Leaderless in Brussels
We’ve all had a “Eureka” moment, where the light shines bright and we finally are able to see our way through the confusion. Thanks to a friend, I had such a moment this week. It finally became clear why the Europeans are having such a difficult time finding an obvious solution to the Greek debt crisis.
In theory, the European Union (EU) has a mark-to-market rule. If it worked in practice as it is supposed to work in theory, there likely would be little opposition to a financial restructuring, and the EU would not be embroiled in a crisis that increasingly looks like a soap opera. The financial institutions holding the bulk of the Greek debt already would have written down the value of their outstanding holdings of this debt and recorded the capital losses. This in turn could have led to a rollover of the old debt into new debt with a much smaller face value, lower interest rates and longer terms to maturity. This financial restructuring would have greatly reduced Greece’s annual interest and principal payments, and thus greatly lessened the financial burden on the country, giving Greece more time to balance its books.
Of course, some opposition would have remained. A financial restructuring likely would have been interpreted as an event requiring the sellers of credit default swaps (CDS) on Greek debt to pay the buyers of these swaps, some of whom would have been simply gambling on the potential for such an event. Some of the buyers would have been the same financial institutions who should have incurred significant write-downs on the value of their holdings of Greek debt. (These institutions would have been buyers of Greek CDS in order to hedge against a possible default.) The recovery on the CDS would have boosted their capital (and generated larger bonuses for their senior executives, the same people who received large bonuses in the past because they did not record these losses).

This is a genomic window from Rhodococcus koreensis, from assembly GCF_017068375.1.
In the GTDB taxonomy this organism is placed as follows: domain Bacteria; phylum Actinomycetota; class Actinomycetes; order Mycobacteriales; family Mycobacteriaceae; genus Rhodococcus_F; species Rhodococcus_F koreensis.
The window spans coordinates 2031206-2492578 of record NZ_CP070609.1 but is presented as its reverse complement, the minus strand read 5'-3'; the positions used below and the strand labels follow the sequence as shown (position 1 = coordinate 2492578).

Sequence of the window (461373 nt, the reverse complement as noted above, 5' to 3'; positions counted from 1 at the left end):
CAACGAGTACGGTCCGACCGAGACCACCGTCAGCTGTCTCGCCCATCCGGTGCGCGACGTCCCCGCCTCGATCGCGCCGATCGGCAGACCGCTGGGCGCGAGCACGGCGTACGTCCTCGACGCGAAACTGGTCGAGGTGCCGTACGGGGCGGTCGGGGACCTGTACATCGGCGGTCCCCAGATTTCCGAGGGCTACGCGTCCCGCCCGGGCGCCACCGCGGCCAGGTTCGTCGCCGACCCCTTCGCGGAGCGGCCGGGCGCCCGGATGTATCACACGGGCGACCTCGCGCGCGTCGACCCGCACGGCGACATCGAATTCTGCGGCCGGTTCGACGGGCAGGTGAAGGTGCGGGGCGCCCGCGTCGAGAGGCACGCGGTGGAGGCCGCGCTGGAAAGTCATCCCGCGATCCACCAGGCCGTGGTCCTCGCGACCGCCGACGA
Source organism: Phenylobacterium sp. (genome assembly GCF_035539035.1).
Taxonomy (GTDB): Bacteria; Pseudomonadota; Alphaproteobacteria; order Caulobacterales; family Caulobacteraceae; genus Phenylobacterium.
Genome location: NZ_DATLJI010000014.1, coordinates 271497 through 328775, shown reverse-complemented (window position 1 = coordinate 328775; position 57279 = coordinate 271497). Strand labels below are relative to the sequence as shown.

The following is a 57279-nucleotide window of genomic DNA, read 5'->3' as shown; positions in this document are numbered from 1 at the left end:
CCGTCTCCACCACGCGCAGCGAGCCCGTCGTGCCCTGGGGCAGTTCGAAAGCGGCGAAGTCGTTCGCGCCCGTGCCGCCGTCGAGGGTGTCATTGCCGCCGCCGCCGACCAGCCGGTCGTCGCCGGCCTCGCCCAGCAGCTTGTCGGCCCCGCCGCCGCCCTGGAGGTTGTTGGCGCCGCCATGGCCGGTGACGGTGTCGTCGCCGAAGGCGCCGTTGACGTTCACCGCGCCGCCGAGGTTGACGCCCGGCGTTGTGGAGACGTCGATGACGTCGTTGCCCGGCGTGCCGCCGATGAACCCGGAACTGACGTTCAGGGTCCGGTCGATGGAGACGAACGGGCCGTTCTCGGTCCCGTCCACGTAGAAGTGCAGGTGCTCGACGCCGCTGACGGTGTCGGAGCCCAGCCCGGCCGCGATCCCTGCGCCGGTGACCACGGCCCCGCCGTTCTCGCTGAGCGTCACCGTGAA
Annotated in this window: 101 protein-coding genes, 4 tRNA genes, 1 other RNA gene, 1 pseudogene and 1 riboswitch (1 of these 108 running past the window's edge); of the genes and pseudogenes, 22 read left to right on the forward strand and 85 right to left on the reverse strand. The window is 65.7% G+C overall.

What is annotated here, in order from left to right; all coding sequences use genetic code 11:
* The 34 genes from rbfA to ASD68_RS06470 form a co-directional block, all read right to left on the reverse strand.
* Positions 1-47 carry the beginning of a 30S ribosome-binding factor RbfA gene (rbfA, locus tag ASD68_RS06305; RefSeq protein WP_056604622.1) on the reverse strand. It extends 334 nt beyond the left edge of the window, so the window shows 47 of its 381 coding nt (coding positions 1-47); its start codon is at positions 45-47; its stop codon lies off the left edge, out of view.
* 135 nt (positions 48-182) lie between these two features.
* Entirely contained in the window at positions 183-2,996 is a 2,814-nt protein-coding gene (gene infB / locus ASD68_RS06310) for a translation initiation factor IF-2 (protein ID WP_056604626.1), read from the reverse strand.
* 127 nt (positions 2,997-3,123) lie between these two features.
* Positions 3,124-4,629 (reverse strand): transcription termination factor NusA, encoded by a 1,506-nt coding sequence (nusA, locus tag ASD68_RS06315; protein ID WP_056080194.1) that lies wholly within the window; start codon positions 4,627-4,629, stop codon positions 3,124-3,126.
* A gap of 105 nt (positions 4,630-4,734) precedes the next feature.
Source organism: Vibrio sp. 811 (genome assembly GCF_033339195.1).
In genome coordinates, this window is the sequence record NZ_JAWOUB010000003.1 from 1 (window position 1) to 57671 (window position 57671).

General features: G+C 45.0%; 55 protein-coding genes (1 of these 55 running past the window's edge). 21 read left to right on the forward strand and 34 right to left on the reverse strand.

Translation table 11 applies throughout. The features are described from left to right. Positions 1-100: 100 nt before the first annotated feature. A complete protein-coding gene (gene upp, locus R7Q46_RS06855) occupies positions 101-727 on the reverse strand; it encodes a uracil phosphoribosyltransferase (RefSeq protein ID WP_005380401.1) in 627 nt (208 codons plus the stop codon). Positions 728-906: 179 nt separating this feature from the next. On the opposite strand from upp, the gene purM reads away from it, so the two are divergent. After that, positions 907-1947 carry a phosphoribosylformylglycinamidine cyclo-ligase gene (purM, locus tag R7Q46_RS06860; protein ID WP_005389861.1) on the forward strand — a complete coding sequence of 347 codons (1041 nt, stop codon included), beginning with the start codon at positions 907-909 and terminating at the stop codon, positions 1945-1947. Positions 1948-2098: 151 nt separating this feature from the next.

But the practice is different from the theory. Yes, financial institutions in the EU are required to write down the value of their holdings of debt when market prices decline. HOWEVER, if the financial institutions believe that they will be paid in full and as originally scheduled, they do not have to write down the value. Hence, most financial institutions in the EU have not taken the hit on their holdings of Greek debt. Eureka!
Any financial restructuring, such as a rollover of the debt either directly or indirectly, would be treated as a default, requiring massive write-downs and losses. This would greatly reduce the capital of these institutions, possibly threatening the solvency of some, and definitely requiring that they all raise new capital – a difficult proposition at a time of large losses. Some of the losses might be offset by payouts on the CDS held by some of these institutions.
Nevertheless, in theory it looks like a simple exercise to figure out the net losses of the EU financial institutions, and devise a program to augment their capital. The US, under the leadership of Bernanke and Paulson, was able to create such a program in the midst of the financial crisis in 2008. (Fortunately, the world did not have to rely on the EU for leadership at that time.)
So why hasn’t this happened?
There are three reasons. There would still be a number of people who prefer to avoid any loss altogether – a loss would negatively impact their reputations, and more importantly, their bonuses.
Secondly, the EU and its many institutions probably do not know who the winners and losers might be and the magnitude of their gains and losses. This is a dreadful indictment of the regulatory morass in the EU. The regulators lack the data needed to regulate, and none of them are willing to admit their failure.
Finally, there is no leadership in the EU. The EU is managed by clowns and hypocrites.
Speaking of soap operas, perhaps Berlusconi can organize a grand party to deflect everyone’s attention from the Greek debt and the failure of the EU.
The opinions expressed in this blog are personal and do not reflect the views of either Global Brief or the Glendon School of Public and International Affairs.